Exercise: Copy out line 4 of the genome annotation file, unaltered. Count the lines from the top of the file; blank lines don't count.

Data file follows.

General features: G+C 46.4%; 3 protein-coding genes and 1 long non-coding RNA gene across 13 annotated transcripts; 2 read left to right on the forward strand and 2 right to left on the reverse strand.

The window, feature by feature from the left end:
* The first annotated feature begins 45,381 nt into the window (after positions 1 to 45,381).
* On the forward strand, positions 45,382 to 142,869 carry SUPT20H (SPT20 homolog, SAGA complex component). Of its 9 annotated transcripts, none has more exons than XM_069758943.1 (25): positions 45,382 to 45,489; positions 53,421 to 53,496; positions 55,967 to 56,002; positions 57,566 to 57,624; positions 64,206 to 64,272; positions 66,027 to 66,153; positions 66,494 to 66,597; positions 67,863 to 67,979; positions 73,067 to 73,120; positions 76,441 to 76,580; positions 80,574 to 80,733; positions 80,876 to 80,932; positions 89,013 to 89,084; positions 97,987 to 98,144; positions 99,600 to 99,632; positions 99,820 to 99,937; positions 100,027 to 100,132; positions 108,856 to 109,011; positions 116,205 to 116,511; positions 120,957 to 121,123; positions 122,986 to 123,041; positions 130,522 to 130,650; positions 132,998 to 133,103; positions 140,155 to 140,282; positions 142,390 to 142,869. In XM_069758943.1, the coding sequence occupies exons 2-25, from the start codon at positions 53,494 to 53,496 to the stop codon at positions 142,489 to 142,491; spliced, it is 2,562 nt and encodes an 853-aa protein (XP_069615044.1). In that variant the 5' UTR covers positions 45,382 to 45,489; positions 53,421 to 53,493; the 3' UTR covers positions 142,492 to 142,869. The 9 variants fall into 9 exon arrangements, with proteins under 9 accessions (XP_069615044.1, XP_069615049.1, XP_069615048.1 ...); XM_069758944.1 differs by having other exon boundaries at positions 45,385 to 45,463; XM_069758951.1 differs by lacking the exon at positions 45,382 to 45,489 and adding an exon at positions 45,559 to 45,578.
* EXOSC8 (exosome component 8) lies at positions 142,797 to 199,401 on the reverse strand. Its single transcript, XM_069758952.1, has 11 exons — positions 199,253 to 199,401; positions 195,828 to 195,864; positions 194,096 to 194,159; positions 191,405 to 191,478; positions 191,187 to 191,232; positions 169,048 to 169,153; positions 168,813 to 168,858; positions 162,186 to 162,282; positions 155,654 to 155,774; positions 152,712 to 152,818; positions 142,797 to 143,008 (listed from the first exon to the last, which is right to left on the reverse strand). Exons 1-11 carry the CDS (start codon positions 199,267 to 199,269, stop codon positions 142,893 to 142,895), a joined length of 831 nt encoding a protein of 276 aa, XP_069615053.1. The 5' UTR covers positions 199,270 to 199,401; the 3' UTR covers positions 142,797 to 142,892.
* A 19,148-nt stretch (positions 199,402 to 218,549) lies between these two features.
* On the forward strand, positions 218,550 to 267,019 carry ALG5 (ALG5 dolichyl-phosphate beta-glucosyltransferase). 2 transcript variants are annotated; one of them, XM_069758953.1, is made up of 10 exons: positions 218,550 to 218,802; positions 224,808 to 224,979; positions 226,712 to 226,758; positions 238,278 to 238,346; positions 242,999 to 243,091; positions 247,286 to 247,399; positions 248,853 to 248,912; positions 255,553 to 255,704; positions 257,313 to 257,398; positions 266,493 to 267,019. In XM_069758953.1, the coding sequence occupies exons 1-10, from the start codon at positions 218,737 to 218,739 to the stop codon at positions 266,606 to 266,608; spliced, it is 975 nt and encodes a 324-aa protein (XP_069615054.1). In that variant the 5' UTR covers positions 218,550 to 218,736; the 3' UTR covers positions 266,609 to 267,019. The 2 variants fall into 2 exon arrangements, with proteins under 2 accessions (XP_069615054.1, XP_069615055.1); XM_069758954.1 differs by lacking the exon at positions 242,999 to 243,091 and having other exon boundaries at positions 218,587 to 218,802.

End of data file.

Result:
* On the forward strand, positions 45,382 to 142,869 carry SUPT20H (SPT20 homolog, SAGA complex component). Of its 9 annotated transcripts, none has more exons than XM_069758943.1 (25): positions 45,382 to 45,489; positions 53,421 to 53,496; positions 55,967 to 56,002; positions 57,566 to 57,624; positions 64,206 to 64,272; positions 66,027 to 66,153; positions 66,494 to 66,597; positions 67,863 to 67,979; positions 73,067 to 73,120; positions 76,441 to 76,580; positions 80,574 to 80,733; positions 80,876 to 80,932; positions 89,013 to 89,084; positions 97,987 to 98,144; positions 99,600 to 99,632; positions 99,820 to 99,937; positions 100,027 to 100,132; positions 108,856 to 109,011; positions 116,205 to 116,511; positions 120,957 to 121,123; positions 122,986 to 123,041; positions 130,522 to 130,650; positions 132,998 to 133,103; positions 140,155 to 140,282; positions 142,390 to 142,869. In XM_069758943.1, the coding sequence occupies exons 2-25, from the start codon at positions 53,494 to 53,496 to the stop codon at positions 142,489 to 142,491; spliced, it is 2,562 nt and encodes an 853-aa protein (XP_069615044.1). In that variant the 5' UTR covers positions 45,382 to 45,489; positions 53,421 to 53,493; the 3' UTR covers positions 142,492 to 142,869. The 9 variants fall into 9 exon arrangements, with proteins under 9 accessions (XP_069615044.1, XP_069615049.1, XP_069615048.1 ...); XM_069758944.1 differs by having other exon boundaries at positions 45,385 to 45,463; XM_069758951.1 differs by lacking the exon at positions 45,382 to 45,489 and adding an exon at positions 45,559 to 45,578.